Glia Scar Not The Villain In Spinal Cord Regeneration

Posted by Sam Maddox in Research News on March 31, 2016 # Research

Would you buy it if all of a sudden Cruella de Vil started a shelter for homeless dogs and said she had undergone a change of heart? What about if Lord Voldemort forsook his evil nature to open a summer camp for inner-city muggles? I wouldn’t go for either story. How about this one: the glial scar, the villain of spinal cord injury, is actually one of the good guys?

Take it or leave it, though I’d suggest you take it, this came out this week in the top science journal Nature, from the Michael Sofroniew lab at UCLA: “Astrocyte scar formation aids central nervous system axon regeneration.” It’s a paper that may shake up the way people understand SCI repair or lack thereof.

We have all heard it said that scar lines the lesion area of an injured spinal cord and forms an impenetrable deadzone; nerve cells try to grow but can’t bust through the scar. Strategies to deal with the barrier and thus to encourage nerve repair include removing the scar, dissolving it with enzymes, or bypassing it with a bridge or detour. None of that may be needed. The UCLA group reports new evidence that the scar is not the problem; it’s actually part of the solution. It may be the case that scar-related dogma has indeed impeded research on repairing spinal cord injuries.

Sofroniew has actually been saying for almost 20 years that the scar-is-evil story in spinal cord repair is mostly myth. He’s not saying there is no scar; indeed, reactive astrogliosis is a very real hallmark of central nervous system injury. What he is saying is that gliosis has many gradations. From a 2009 paper:

...reactive astrogliosis is not an all-or-none response, nor is it a single uniform process, nor is it ubiquitously synonymous with scar formation. Instead, reactive astrogliosis is a finely gradated continuum of progressive changes in gene expression and cellular changes that are subtly regulated by complex inter- and intra-cellular signaling.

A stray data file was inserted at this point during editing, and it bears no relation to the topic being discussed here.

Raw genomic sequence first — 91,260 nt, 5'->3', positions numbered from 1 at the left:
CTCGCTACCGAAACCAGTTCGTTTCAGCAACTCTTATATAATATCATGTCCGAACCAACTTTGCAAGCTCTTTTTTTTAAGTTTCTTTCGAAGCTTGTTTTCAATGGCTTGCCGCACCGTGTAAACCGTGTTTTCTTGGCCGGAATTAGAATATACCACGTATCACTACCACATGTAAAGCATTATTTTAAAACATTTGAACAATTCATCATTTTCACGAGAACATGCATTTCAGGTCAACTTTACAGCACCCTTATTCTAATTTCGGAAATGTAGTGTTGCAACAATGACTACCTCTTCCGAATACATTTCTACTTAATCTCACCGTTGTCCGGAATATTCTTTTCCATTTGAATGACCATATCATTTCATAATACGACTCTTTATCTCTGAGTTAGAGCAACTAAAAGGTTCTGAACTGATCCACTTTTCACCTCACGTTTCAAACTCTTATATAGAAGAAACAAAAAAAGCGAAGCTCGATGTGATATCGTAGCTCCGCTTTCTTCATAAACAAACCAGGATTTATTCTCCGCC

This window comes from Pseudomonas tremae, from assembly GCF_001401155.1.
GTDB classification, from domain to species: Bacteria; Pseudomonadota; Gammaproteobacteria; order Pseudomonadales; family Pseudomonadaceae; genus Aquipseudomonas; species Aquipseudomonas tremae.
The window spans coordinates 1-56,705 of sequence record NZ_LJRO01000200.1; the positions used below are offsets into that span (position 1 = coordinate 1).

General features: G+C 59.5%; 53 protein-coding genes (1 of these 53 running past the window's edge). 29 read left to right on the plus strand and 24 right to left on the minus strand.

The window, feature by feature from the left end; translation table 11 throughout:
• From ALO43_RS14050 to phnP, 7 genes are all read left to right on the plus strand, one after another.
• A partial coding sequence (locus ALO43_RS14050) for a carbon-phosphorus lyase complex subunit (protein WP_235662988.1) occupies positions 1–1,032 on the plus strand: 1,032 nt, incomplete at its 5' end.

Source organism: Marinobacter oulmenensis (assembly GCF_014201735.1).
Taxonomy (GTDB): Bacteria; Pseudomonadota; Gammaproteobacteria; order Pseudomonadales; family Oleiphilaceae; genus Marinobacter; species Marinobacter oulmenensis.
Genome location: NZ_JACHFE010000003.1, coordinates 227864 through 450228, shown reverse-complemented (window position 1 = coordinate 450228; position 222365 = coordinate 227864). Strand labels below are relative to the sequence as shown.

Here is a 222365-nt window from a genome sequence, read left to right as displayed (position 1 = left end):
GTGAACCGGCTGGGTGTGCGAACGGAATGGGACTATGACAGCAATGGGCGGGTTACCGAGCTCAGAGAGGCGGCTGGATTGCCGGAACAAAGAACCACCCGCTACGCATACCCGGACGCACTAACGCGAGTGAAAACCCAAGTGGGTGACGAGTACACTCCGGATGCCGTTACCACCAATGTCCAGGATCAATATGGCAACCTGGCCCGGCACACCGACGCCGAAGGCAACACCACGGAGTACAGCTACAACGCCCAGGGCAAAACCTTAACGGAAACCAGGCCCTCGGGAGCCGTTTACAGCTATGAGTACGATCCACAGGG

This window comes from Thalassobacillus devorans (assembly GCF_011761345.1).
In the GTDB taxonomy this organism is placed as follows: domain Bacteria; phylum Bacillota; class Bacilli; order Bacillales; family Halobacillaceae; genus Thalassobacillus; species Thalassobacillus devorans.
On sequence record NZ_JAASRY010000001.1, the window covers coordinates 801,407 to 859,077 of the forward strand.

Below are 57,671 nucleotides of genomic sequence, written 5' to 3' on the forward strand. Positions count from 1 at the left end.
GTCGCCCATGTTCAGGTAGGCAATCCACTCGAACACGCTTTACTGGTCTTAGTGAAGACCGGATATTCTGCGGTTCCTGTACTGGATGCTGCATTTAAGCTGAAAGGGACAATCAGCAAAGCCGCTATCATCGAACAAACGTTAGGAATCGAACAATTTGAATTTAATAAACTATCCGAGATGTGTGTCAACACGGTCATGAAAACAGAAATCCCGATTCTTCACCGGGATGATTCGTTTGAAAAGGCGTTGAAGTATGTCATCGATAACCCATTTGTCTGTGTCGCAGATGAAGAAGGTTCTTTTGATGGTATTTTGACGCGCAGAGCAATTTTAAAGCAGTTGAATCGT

Understanding the signaling is the key to the research, and perhaps to development of therapies.

Here’s a quote from an interview I had with Sofroniew four years ago:

In one of our early projects on spinal cord injury, we found that if you prevent scar formation (using transgenic animals to completely prevent scar formation) the outcome is devastating, not beneficial. At that time there were still lots of people who thought that the main thing you needed to do after spinal cord injury is prevent the scar from forming. It turns out that the scar forms for a reason. It is essential for wound healing and without it, the wound is much bigger and tissue destruction is much worse; there is more dysfunction. You can’t remove the scar completely. It makes things worse. I prefer to think about bridging across the scar, rather than bulldozing through it. The trick is to find ways around it that are not harmful.

The Nature paper adds further evidence to the notion that the scar isn’t the major problem. From a UCLA press release this week:

"For 20 years, we have been applying technologies to prevent glial scarring in hopes of promoting nerve fiber regeneration, repair and recovery, but never observed a positive effect," said Sofroniew, a professor of neurobiology at the David Geffen School of Medicine at UCLA. "Now we find that disrupting glial scars actually harms nerve fiber regeneration that can be stimulated by specific growth factors."